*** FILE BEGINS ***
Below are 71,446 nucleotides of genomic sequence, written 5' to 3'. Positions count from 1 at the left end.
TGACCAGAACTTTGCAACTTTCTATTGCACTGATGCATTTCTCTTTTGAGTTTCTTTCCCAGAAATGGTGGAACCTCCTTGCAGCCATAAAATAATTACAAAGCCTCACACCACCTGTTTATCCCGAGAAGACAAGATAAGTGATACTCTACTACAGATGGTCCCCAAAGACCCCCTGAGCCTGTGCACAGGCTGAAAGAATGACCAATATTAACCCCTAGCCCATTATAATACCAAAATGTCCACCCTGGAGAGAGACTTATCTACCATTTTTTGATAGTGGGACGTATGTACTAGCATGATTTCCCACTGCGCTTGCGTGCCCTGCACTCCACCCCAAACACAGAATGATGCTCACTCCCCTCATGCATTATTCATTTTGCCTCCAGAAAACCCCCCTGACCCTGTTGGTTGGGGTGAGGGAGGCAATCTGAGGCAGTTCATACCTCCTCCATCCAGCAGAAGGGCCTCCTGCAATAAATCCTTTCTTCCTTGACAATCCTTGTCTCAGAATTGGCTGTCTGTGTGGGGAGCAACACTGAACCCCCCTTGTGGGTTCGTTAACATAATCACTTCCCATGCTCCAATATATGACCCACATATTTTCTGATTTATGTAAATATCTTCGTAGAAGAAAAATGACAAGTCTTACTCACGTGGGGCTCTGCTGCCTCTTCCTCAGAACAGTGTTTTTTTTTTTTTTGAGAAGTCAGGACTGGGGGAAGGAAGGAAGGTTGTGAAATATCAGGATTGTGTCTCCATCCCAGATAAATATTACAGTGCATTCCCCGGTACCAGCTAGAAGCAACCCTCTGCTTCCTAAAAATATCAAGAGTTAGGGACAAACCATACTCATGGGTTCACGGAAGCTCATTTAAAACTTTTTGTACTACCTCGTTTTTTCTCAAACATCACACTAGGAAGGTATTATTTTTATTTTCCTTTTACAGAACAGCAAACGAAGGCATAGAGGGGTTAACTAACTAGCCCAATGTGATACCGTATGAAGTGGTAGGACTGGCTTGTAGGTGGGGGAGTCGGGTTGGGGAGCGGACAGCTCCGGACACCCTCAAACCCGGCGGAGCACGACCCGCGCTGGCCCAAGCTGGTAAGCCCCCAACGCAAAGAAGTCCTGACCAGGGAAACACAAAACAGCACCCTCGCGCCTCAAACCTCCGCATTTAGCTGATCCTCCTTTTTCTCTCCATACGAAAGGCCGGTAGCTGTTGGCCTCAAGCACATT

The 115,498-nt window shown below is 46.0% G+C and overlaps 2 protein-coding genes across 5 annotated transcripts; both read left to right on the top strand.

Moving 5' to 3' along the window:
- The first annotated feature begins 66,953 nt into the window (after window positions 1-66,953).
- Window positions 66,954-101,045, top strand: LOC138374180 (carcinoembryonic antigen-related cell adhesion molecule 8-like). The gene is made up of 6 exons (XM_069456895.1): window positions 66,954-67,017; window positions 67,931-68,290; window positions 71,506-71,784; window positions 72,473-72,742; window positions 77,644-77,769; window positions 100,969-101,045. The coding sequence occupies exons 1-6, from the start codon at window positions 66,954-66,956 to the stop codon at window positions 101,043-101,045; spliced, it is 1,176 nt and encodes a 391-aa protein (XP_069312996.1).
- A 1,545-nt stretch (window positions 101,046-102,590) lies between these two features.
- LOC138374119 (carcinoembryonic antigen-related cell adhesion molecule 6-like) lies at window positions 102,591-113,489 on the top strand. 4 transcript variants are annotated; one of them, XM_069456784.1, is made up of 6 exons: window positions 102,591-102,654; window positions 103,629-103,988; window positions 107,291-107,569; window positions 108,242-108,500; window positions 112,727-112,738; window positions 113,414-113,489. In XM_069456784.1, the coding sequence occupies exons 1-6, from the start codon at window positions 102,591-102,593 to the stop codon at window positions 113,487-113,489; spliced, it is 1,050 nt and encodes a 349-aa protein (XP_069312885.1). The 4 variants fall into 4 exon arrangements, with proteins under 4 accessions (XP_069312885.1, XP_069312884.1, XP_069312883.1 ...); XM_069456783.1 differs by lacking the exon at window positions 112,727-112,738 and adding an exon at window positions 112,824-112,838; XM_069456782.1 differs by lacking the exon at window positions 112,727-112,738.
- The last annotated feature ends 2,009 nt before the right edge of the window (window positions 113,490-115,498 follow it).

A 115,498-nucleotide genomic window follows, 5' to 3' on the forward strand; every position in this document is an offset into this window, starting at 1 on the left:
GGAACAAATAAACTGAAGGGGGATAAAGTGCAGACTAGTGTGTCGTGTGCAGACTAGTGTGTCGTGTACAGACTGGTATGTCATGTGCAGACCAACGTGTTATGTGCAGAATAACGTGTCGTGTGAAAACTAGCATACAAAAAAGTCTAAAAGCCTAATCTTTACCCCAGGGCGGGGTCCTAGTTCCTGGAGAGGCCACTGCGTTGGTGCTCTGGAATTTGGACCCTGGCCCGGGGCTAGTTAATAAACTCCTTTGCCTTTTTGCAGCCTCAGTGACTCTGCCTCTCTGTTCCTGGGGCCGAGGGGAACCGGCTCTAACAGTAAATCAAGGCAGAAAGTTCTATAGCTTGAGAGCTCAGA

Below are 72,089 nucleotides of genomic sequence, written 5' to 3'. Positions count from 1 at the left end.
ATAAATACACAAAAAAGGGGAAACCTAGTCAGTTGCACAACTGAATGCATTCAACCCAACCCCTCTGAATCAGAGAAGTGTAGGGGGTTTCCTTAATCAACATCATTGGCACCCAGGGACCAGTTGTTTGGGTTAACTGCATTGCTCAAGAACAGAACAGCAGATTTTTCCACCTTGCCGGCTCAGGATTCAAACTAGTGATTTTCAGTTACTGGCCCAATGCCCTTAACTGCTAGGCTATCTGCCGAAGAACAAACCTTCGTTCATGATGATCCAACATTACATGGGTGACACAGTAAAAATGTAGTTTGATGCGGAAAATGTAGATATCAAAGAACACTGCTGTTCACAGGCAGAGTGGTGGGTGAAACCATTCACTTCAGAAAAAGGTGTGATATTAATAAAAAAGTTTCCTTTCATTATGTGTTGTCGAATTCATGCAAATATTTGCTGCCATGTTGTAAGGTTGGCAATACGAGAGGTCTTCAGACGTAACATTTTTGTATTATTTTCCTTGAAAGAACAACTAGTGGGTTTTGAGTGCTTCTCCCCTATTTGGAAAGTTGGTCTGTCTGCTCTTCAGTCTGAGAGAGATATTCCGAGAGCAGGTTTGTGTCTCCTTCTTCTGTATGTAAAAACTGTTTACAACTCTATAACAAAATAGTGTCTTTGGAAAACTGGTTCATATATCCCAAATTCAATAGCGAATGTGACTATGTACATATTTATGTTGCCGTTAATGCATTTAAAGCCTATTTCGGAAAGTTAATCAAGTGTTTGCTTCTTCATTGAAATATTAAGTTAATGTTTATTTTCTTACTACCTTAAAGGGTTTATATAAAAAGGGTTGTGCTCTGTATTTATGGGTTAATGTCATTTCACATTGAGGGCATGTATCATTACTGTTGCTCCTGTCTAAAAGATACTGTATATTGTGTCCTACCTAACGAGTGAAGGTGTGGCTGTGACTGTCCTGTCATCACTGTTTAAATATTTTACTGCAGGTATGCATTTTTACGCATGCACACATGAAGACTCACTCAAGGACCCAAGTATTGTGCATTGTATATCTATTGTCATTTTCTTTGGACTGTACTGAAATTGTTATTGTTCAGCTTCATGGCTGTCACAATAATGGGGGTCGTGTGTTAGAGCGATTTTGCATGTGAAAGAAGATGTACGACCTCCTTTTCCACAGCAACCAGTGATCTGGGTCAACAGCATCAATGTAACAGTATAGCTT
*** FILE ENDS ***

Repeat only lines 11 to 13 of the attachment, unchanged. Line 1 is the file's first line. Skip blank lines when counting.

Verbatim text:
GGAACAAATAAACTGAAGGGGGATAAAGTGCAGACTAGTGTGTCGTGTGCAGACTAGTGTGTCGTGTACAGACTGGTATGTCATGTGCAGACCAACGTGTTATGTGCAGAATAACGTGTCGTGTGAAAACTAGCATACAAAAAAGTCTAAAAGCCTAATCTTTACCCCAGGGCGGGGTCCTAGTTCCTGGAGAGGCCACTGCGTTGGTGCTCTGGAATTTGGACCCTGGCCCGGGGCTAGTTAATAAACTCCTTTGCCTTTTTGCAGCCTCAGTGACTCTGCCTCTCTGTTCCTGGGGCCGAGGGGAACCGGCTCTAACAGTAAATCAAGGCAGAAAGTTCTATAGCTTGAGAGCTCAGA

Below are 72,089 nucleotides of genomic sequence, written 5' to 3'. Positions count from 1 at the left end.
ATAAATACACAAAAAAGGGGAAACCTAGTCAGTTGCACAACTGAATGCATTCAACCCAACCCCTCTGAATCAGAGAAGTGTAGGGGGTTTCCTTAATCAACATCATTGGCACCCAGGGACCAGTTGTTTGGGTTAACTGCATTGCTCAAGAACAGAACAGCAGATTTTTCCACCTTGCCGGCTCAGGATTCAAACTAGTGATTTTCAGTTACTGGCCCAATGCCCTTAACTGCTAGGCTATCTGCCGAAGAACAAACCTTCGTTCATGATGATCCAACATTACATGGGTGACACAGTAAAAATGTAGTTTGATGCGGAAAATGTAGATATCAAAGAACACTGCTGTTCACAGGCAGAGTGGTGGGTGAAACCATTCACTTCAGAAAAAGGTGTGATATTAATAAAAAAGTTTCCTTTCATTATGTGTTGTCGAATTCATGCAAATATTTGCTGCCATGTTGTAAGGTTGGCAATACGAGAGGTCTTCAGACGTAACATTTTTGTATTATTTTCCTTGAAAGAACAACTAGTGGGTTTTGAGTGCTTCTCCCCTATTTGGAAAGTTGGTCTGTCTGCTCTTCAGTCTGAGAGAGATATTCCGAGAGCAGGTTTGTGTCTCCTTCTTCTGTATGTAAAAACTGTTTACAACTCTATAACAAAATAGTGTCTTTGGAAAACTGGTTCATATATCCCAAATTCAATAGCGAATGTGACTATGTACATATTTATGTTGCCGTTAATGCATTTAAAGCCTATTTCGGAAAGTTAATCAAGTGTTTGCTTCTTCATTGAAATATTAAGTTAATGTTTATTTTCTTACTACCTTAAAGGGTTTATATAAAAAGGGTTGTGCTCTGTATTTATGGGTTAATGTCATTTCACATTGAGGGCATGTATCATTACTGTTGCTCCTGTCTAAAAGATACTGTATATTGTGTCCTACCTAACGAGTGAAGGTGTGGCTGTGACTGTCCTGTCATCACTGTTTAAATATTTTACTGCAGGTATGCATTTTTACGCATGCACACATGAAGACTCACTCAAGGACCCAAGTATTGTGCATTGTATATCTATTGTCATTTTCTTTGGACTGTACTGAAATTGTTATTGTTCAGCTTCATGGCTGTCACAATAATGGGGGTCGTGTGTTAGAGCGATTTTGCATGTGAAAGAAGATGTACGACCTCCTTTTCCACAGCAACCAGTGATCTGGGTCAACAGCATCAATGTAACAGTATAGCTT